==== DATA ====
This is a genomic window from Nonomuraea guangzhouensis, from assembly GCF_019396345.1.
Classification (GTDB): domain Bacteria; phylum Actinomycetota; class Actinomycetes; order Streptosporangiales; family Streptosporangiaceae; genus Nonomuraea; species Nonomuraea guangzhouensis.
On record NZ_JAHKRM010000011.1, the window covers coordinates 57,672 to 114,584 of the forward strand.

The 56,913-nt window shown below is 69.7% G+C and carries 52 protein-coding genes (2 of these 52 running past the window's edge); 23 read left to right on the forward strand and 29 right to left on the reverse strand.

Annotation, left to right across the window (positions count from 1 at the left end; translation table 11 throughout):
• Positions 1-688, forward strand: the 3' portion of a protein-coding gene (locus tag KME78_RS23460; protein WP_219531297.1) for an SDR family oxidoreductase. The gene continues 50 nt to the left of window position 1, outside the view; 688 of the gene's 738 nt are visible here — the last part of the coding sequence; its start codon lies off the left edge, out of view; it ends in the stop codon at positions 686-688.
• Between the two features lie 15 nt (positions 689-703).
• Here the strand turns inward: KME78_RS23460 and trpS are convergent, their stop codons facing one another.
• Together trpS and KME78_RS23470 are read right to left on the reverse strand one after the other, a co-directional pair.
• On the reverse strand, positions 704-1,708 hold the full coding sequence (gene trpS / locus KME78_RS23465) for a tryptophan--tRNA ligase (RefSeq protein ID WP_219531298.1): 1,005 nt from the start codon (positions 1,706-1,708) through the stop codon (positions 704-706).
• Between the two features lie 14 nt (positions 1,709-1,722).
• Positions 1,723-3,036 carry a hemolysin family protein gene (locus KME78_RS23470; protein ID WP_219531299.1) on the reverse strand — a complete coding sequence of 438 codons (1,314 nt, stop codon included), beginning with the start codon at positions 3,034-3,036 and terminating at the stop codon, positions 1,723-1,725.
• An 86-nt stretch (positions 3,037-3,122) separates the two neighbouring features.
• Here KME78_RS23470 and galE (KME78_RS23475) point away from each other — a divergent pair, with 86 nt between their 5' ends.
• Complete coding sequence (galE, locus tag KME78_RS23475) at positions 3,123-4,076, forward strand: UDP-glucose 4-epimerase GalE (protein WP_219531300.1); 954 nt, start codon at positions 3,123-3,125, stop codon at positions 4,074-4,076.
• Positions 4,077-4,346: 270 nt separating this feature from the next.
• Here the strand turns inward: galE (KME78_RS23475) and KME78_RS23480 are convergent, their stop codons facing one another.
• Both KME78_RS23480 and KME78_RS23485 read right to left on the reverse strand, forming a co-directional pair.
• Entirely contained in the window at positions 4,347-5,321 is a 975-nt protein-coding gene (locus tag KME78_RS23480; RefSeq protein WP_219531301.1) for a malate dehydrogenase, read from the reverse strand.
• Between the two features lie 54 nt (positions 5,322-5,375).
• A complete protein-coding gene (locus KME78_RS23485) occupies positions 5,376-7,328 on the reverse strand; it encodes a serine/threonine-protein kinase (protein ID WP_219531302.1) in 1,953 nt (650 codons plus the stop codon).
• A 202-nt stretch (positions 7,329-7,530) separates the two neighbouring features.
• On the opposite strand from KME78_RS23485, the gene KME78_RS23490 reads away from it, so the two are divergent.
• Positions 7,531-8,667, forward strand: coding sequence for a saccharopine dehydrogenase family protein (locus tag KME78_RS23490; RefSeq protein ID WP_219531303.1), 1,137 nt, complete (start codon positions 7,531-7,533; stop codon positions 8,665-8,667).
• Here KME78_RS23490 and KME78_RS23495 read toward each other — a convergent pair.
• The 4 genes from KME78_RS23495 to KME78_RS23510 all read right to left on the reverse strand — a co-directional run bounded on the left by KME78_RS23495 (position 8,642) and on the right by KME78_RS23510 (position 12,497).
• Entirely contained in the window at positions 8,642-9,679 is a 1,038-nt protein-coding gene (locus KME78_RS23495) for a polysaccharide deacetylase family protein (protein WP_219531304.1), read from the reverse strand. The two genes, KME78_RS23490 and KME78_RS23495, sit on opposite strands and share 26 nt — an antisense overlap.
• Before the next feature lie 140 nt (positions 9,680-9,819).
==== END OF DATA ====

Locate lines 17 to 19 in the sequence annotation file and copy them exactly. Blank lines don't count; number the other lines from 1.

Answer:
• Here the strand turns inward: galE (KME78_RS23475) and KME78_RS23480 are convergent, their stop codons facing one another.
• Both KME78_RS23480 and KME78_RS23485 read right to left on the reverse strand, forming a co-directional pair.
• Entirely contained in the window at positions 4,347-5,321 is a 975-nt protein-coding gene (locus tag KME78_RS23480; RefSeq protein WP_219531301.1) for a malate dehydrogenase, read from the reverse strand.